The benefits of South Africa's BEE (Black Economic Empowerment) strategy have not yet trickled down to ordinary citizens and currently favour only the privileged few - or so believe an overwhelming majority of middle class black South Africans
This perception, along with other significant facts, emerges from Black Diamond, a landmark marketing survey recently undertaken by Research Surveys for the University of Capetown's Unilever Institute of Strategic Marketing.
The survey is hailed as the largest and most comprehensive study yet conducted on South Africa's burgeoning black middle class. Fieldwork for the survey was conducted over four months via face-to-face interviews with 750 adults from major metropolitan areas, equally divided between the sexes and ranging in age from 18-49.
Among the survey's key findings are:
- Between 1998 and 2004, incomes grew 368% in upper income bracket black households - defined as those earning upward of R154,000 ($25.56k; €21.47k; £14.69k) annually.
- Growth in this market cannot be attributed to young high flyers alone. A new unsuspected segment, dubbed the 'Emerged', is also a key driver in this market.
- The 'Emerged' are slightly older and are in full-time employment, working in a wide range of professions. Approximately 25% are involved in education, with another 4% in senior education posts, while only 8% have their own small business within the formal sector.
- Conspicuous spenders are not necessarily the most affluent, says survey director and project leader Refiloe Mataboge. "Marketers tend to target people who have just started their careers because they like to flash the little they have. This segment, which we have called the 'Start Me Ups' have hectic social lives and show off their earnings, but in fact have very little disposable income."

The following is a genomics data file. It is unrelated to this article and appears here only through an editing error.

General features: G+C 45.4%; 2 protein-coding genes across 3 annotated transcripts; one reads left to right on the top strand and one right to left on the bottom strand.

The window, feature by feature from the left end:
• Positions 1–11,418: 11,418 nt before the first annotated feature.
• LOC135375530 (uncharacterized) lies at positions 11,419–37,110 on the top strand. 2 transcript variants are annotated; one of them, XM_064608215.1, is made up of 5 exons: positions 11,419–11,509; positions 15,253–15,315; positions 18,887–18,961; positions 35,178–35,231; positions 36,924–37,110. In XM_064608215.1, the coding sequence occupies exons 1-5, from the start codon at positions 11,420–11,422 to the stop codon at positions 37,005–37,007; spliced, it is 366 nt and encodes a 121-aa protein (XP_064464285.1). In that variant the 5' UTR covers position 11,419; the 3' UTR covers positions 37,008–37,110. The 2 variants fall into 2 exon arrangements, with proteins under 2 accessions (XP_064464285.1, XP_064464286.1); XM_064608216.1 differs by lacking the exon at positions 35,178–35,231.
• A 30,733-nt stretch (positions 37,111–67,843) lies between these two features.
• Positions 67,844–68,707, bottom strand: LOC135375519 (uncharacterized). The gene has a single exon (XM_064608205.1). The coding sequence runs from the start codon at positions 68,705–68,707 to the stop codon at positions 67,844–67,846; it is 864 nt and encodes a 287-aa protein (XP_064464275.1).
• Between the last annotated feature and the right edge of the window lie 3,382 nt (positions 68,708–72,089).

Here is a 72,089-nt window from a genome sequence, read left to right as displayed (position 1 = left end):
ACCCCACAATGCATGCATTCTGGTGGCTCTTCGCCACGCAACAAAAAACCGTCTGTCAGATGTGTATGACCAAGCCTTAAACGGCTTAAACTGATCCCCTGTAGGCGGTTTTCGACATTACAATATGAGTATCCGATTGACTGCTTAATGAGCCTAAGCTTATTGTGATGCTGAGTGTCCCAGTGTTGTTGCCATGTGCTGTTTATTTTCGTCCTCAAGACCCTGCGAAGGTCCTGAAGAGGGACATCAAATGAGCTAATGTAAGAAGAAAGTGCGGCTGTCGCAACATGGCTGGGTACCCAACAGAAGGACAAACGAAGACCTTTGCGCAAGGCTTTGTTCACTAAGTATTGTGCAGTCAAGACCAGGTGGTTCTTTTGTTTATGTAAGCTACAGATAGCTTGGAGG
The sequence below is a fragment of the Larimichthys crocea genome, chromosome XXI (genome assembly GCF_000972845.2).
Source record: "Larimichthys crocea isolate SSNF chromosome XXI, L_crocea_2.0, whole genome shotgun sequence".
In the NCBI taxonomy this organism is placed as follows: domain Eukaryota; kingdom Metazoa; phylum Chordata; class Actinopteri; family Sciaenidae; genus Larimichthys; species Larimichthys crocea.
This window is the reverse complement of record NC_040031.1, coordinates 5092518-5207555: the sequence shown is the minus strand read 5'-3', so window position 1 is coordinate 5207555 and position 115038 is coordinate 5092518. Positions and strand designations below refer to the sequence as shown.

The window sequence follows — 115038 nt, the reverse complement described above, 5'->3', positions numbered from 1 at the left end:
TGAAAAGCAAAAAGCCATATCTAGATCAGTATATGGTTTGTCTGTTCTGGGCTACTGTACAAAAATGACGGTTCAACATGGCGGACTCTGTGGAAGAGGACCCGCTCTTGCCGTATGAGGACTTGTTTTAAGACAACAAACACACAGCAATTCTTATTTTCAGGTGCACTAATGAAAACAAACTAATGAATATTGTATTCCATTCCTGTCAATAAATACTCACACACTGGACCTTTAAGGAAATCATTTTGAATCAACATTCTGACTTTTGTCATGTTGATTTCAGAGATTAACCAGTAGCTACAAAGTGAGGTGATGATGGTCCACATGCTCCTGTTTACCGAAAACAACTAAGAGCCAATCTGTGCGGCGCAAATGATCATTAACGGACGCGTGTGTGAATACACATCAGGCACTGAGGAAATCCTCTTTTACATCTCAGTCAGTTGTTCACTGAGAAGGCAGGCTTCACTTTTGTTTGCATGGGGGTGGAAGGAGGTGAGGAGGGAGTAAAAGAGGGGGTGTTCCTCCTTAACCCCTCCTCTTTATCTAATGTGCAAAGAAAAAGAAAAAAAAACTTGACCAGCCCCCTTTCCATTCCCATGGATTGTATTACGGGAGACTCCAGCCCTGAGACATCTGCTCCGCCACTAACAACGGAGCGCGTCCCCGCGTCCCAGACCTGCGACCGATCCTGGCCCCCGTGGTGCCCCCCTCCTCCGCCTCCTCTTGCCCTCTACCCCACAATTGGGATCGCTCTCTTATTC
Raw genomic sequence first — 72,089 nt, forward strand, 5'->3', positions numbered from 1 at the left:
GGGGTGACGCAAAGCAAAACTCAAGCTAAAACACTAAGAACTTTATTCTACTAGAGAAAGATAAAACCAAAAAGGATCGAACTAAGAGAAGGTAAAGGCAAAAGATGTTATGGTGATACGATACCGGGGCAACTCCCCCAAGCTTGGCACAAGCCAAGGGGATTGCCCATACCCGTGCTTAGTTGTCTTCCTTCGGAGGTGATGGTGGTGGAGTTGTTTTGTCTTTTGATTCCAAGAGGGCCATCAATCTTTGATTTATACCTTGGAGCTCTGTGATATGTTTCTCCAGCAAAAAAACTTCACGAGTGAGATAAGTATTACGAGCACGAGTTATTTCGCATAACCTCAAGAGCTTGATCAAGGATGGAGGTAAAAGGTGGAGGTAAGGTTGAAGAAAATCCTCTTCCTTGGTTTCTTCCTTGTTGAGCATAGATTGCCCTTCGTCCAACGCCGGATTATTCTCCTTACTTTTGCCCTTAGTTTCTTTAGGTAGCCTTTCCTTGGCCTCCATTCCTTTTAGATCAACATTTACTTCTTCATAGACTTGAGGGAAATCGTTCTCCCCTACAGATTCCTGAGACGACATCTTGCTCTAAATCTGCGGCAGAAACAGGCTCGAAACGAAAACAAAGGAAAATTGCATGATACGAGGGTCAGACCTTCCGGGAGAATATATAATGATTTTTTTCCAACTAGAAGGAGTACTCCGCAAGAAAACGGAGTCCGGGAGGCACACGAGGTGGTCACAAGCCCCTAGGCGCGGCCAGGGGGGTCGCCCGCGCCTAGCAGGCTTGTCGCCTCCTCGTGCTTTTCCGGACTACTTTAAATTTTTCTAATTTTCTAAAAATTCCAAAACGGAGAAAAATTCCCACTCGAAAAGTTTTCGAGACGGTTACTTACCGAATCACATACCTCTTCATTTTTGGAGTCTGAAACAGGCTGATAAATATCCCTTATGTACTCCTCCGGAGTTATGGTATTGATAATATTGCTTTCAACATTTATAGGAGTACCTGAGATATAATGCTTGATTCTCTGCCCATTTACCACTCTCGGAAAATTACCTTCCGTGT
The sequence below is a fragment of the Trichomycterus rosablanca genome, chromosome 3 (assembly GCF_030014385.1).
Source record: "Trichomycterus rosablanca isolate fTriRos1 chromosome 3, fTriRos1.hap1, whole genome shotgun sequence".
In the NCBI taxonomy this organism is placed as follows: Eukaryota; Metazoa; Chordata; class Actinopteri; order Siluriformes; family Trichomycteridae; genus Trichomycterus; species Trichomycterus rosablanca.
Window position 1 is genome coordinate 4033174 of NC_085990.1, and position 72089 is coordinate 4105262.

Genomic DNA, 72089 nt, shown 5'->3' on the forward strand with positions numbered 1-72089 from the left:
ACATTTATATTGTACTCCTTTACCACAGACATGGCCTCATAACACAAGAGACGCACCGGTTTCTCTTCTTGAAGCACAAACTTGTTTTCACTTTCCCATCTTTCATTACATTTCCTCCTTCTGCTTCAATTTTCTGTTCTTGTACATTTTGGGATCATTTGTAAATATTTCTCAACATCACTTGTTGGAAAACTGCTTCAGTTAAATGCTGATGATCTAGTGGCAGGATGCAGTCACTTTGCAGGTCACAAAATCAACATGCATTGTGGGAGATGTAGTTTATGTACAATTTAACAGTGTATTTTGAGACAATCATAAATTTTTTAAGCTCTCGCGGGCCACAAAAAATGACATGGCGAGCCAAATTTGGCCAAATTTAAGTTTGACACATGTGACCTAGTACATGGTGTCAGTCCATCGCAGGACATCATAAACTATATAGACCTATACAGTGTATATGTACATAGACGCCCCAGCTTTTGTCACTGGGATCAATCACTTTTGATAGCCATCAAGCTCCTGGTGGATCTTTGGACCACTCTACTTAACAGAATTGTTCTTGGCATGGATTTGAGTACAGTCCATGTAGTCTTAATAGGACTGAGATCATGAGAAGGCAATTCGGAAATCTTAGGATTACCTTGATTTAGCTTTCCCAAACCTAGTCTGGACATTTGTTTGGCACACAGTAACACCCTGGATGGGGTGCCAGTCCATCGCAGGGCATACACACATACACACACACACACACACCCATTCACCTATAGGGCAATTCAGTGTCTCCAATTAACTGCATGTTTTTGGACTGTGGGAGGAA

- The survey also casts doubt on the popular belief that BEE affirmative action has fuelled frequent job-hopping among members of the black middle class. According to Black Diamond. 40% have changed position just once during the last three years, while only 15% have moved twice and 10% have changed jobs more than three times during that period.
- A "pull-back" to cultural roots is often in contradiction with aspirations towards westernization. For example a significant number of respondents live in middle class suburbs during the week but travel to townships or rural areas at weekends to take part in traditional cultural activities.
- The 'Emerged' sector of the market has been further split into discrete segments that take into account of age, educational level, income and location within major metropolitan areas (ie township or suburb). "This has major implications for South African marketers," says Rafiloe. "Not only will it lead to a better understanding of this grouping but will enable marketers to target more effectively."
Data sourced from Biz-community.com (South Africa); additional content by WARC staff